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Saying "Yes" to Children in Need

by Steve Arnold

Children need good families. Numbers such as 400,000 children in foster care in America with 100,000 waiting to be adopted, can seem daunting. According to Assemblies of God U.S. missionary chaplain Eric Porter of Backyard Orphans, the Christian Church in America has the ability to completely turn the tide and provide loving homes for all of these children. If every church in America prepared and supported at least one called and caring family to foster and adopt kids who need a home, this enormous need would be met.


Backyard Orphans works with churches and church networks to engage, equip, and empower churches and Christians so they can be fully prepared and actively involved in fostering and adopting children who lack a safe, stable, and loving family environment.


Many believers care about the plight of hurting children, but they just don’t know how to go about helping. John and Jennifer Lapusan have fostered 27 children and know the difference between going it alone and having great resources and support to help them foster and adopt.


When they lived in Missouri, the Lapusans began to welcome foster children into their home. It was a calling Jennifer felt since she was a teenager. They didn’t know anyone else at their home church who was going through the fostering experience or adopting, and there wasn’t a developed support system in place.


After moving to Texas, fostering still seemed like a major challenge because they didn’t know anyone. God led them to Oaks Church, an Assemblies of God church in Red Oak, Texas, with a great built-in system to prepare and undergird families who foster and adopt. Not only did they find courage to continue fostering, but God also touched their hearts to adopt two children. Jennifer looks back at their previous experience and says, “We have such a support group here that I can’t believe we did it by ourselves before without knowing anybody.”


The Foster and Adoptive Ministry of Oaks Church, also home church to Eric and Trisha Porter, is an example of a thorough and effective church that meets the needs of children in their own community. Backyard Orphans walks church leaders, churches, and church networks through the detailed process of building a strong foster and adoptive ministry from start to fruition and beyond. In the case of Oaks Church, the ministry includes a meal team, a handyman team, trained respite babysitters, tangible care for families, and a support group that meets regularly.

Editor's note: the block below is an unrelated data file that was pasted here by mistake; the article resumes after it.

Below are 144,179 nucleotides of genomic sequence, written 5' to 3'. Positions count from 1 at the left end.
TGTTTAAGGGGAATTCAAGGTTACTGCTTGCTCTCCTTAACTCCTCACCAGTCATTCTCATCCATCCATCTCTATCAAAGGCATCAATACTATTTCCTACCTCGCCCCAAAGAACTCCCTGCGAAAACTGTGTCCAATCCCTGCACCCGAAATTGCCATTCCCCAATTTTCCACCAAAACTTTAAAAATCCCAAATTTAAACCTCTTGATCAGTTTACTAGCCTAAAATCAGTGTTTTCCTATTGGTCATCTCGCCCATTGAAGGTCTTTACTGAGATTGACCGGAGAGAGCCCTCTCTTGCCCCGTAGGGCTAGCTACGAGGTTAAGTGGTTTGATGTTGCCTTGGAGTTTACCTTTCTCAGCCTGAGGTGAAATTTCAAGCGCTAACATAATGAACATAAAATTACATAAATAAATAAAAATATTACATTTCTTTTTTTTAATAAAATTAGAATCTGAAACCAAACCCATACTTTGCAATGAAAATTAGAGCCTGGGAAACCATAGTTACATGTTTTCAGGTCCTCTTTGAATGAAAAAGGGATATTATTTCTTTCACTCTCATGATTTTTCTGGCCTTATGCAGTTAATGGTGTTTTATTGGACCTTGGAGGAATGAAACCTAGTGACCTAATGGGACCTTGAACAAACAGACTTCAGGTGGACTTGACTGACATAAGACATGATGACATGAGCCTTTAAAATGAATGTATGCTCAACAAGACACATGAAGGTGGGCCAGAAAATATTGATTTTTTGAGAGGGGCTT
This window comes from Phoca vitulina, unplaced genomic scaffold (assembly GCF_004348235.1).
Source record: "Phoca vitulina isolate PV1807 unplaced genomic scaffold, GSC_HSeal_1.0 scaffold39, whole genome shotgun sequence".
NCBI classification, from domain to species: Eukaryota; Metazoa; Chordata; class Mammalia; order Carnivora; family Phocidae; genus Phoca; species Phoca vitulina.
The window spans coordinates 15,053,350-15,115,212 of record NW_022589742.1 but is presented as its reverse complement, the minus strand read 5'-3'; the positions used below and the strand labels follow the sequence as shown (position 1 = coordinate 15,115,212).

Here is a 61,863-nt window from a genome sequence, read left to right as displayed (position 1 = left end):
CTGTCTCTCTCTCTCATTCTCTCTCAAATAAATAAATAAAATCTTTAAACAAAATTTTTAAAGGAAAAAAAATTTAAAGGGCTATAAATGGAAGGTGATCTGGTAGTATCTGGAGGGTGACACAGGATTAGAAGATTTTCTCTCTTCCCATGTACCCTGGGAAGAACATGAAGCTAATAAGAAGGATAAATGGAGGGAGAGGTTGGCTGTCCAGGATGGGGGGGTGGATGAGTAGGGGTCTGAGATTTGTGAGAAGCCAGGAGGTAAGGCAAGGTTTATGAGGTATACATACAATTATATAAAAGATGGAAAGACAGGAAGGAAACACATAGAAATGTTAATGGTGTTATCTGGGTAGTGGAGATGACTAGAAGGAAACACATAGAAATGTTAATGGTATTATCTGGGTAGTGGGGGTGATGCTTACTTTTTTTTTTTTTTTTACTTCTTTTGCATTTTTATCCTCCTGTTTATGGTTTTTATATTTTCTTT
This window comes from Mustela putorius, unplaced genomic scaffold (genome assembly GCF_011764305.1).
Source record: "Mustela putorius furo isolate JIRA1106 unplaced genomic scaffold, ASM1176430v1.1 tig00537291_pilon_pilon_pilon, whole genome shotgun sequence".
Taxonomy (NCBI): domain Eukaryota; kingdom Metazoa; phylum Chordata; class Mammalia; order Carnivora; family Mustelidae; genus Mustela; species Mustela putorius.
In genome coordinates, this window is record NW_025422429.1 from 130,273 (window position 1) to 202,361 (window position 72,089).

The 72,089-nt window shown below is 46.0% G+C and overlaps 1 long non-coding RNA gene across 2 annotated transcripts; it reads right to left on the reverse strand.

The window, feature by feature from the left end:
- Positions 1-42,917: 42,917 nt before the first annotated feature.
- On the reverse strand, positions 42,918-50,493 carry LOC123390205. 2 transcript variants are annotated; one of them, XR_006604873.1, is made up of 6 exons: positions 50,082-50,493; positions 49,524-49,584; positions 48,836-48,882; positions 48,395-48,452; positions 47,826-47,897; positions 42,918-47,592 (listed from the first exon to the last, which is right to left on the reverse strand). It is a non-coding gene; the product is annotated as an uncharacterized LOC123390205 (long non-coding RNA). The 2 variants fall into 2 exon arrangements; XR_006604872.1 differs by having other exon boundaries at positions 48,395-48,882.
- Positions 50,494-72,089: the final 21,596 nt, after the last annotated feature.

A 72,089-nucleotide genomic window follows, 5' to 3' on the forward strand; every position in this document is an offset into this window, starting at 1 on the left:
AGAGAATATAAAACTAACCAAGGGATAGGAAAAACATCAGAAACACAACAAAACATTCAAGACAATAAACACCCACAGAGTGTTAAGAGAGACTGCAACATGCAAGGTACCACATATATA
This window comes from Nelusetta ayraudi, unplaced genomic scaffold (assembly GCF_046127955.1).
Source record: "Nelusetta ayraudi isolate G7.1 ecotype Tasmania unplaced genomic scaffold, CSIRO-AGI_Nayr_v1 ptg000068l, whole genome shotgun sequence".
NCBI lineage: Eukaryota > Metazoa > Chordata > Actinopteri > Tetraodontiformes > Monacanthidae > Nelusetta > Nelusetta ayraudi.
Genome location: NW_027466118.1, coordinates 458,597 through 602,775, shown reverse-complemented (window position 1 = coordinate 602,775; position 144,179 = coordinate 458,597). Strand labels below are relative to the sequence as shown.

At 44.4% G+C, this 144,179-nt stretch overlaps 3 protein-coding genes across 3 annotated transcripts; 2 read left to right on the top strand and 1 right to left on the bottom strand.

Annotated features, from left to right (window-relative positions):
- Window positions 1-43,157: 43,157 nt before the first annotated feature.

The Porters and the Backyard Orphans ministry are part of the recently launched Assemblies of God Foster Care Network. This initiative aims to coordinate and encourage the Assemblies of God Fellowship in America to provide loving homes to care for 20,000 children in foster care, which is 5% of the national need.


Eric and Trisha felt called to this kind of ministry during his tenure as the junior high pastor at James River Church in Ozark, Missouri. Calling the child abuse hotline after encountering neighborhood children who were suffering abuse, Eric remembers, “It felt like I was handing them off to the government and it’s not their job; it’s the church’s job.” He continues, “I started seeing in Scripture that it’s a biblical mandate to care for vulnerable children.” In response, he and his family uprooted their life and followed this calling to make a difference for kids, families, churches, and communities.


The goal of the Backyard Orphans ministry is wholeness, not just patching up problems. Eric shares that while there is certainly a real need for adoption, “the goal of foster care is reconciliation. God told us to be ambassadors of reconciliation, and so we want those families to be reconciled and reunited. If they can’t be with mom and dad, maybe the kids can be with an aunt and uncle or grandma and grandpa.” Of the 27 children fostered by the Lapusan family, all but three went to live with either their biological parents or other family members. In some cases, they have connected with and minister to the biological parents of the children they fostered.


Backyard Orphans’ approach to working with churches and networks is tailored for success and sustainability. “Fifty percent of those families that say yes to foster/adoption quit after the first year,” Eric shares. “The number one reason they quit is that they don’t have support. We help that church build a support system, from the workshop to the launch Sunday.” The goal is to have everything in place, including good connections with government and other services in the community, Eric says, “so that family has an entire circle of support around them before they even say ‘Yes!’”

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